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Store loyalty cards track consumers purchases

By Victoria Sanchez, KEYT - KCOY - KKFX Anchor/Reporter, victoriasanchez@keyt.com
Published On: Mar 11 2013 03:41:00 PM CDT
Updated On: Mar 08 2013 07:24:53 PM CST

Store loyalty cards track consumers purchases

SANTA BARBARA, Calif. -

Store loyalty cards can earn shoppers discounts at stores like pharmacies and grocery chains but companies track that information and can sell it to advertisers.

According to ProPublica, data companies are collecting information about nearly every American. They'll sell that information about whether consumers are pregnant, how much money they earn and diet plans. Shoppers may be giving this information without even knowing it.

Where does the information come from? When you fill out an application for a card, shoppers give stores information like name, telephone number and address. There's even a spot for the number of children in a household.

It's all a part of the consumer data industry. When consumers shop and scan a loyalty card, the purchase is recorded.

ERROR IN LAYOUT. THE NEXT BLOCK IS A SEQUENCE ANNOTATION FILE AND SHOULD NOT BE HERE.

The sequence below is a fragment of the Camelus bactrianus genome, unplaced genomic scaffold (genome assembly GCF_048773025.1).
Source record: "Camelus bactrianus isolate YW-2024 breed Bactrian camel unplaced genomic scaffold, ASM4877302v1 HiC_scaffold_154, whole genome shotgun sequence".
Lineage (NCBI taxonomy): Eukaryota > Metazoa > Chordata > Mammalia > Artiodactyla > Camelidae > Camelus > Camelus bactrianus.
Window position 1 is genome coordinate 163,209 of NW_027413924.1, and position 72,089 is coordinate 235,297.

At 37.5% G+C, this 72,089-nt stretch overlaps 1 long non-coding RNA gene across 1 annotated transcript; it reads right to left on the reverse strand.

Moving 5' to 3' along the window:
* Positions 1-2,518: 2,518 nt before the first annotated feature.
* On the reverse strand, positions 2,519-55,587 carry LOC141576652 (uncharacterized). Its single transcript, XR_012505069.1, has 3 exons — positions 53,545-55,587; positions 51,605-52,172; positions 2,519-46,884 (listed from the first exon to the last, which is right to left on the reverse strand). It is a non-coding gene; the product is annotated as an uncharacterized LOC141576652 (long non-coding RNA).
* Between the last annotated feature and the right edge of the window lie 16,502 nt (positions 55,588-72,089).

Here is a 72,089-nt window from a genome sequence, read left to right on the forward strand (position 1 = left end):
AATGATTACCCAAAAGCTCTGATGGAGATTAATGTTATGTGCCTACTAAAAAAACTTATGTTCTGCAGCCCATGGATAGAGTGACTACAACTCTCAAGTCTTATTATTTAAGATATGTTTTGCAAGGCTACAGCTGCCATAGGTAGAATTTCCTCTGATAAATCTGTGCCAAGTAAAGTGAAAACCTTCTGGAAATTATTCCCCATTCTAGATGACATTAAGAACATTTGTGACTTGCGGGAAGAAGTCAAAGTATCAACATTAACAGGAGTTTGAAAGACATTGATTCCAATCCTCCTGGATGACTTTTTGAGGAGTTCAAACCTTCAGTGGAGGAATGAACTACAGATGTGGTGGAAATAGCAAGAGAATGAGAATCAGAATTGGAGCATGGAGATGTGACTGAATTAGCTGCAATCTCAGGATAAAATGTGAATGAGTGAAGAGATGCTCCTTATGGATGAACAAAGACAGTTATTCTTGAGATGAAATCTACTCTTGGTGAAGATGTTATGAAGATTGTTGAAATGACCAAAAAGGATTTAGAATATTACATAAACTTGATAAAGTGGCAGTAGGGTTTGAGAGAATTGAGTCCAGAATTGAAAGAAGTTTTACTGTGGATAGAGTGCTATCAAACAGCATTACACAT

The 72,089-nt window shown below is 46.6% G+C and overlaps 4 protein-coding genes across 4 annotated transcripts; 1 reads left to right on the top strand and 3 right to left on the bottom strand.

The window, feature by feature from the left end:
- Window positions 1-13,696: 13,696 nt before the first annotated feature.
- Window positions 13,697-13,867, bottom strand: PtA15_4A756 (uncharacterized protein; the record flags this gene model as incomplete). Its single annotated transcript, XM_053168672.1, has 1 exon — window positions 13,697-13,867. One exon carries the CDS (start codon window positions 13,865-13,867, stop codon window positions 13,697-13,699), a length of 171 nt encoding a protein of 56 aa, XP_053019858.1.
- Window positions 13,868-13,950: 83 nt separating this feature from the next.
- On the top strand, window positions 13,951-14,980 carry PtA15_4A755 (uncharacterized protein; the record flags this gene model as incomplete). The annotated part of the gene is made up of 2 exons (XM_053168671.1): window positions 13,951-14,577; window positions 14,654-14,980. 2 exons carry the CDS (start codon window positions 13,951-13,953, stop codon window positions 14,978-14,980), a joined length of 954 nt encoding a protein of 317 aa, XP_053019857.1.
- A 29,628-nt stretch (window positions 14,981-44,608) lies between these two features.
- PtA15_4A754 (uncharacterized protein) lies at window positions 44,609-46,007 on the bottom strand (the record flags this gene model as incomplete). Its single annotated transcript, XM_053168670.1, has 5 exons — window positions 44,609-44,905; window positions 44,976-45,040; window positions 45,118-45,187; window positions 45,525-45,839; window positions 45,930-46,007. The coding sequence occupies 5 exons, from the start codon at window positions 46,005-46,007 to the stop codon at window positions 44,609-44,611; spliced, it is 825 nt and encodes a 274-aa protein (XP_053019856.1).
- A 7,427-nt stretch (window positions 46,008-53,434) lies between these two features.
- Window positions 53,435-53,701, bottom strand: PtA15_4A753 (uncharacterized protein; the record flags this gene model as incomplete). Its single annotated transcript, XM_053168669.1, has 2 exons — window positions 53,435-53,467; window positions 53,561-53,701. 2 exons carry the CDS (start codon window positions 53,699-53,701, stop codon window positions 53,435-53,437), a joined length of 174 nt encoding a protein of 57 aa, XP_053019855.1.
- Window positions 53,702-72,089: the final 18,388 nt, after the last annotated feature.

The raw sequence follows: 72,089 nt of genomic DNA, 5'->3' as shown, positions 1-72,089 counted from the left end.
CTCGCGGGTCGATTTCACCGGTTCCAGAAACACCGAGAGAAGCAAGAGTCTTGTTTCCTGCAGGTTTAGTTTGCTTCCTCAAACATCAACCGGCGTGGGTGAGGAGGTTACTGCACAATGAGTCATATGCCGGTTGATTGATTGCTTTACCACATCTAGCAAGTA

However, some people don't care what information is being tracked.

"Because I'm using my ex-girlfriend's card number. So they can have all they want," said Jack Butler with a laugh as he walked into Albertsons.

But those who use their real name, phone number and address, don't like that date being sold to marketing companies.

"They say that it doesn't get out so do we take them at their word or do we do some kind of investigation," said Victor Harmon, Santa Barbara resident.

In a two-sentence privacy policy on the application, Albertsons states it will not disclose personal information to a third party. But online, the policy outlines that the store can make promotional offers to the customer based on shopping activity, geographic location and demographics.

The fact that companies track and sell shoppers' information, won't stop some people from continuing to swipe those cards.

"Oh yeah, because they save you discounts. I'm a starving college kid. I make minimum wage!" said Stephen Warnick as he held up his new rewards card.

Although much of the information can be bought and sold without any input from the consumer, there is some data companies cannot buy and sells. It includes medical records and credit reports.

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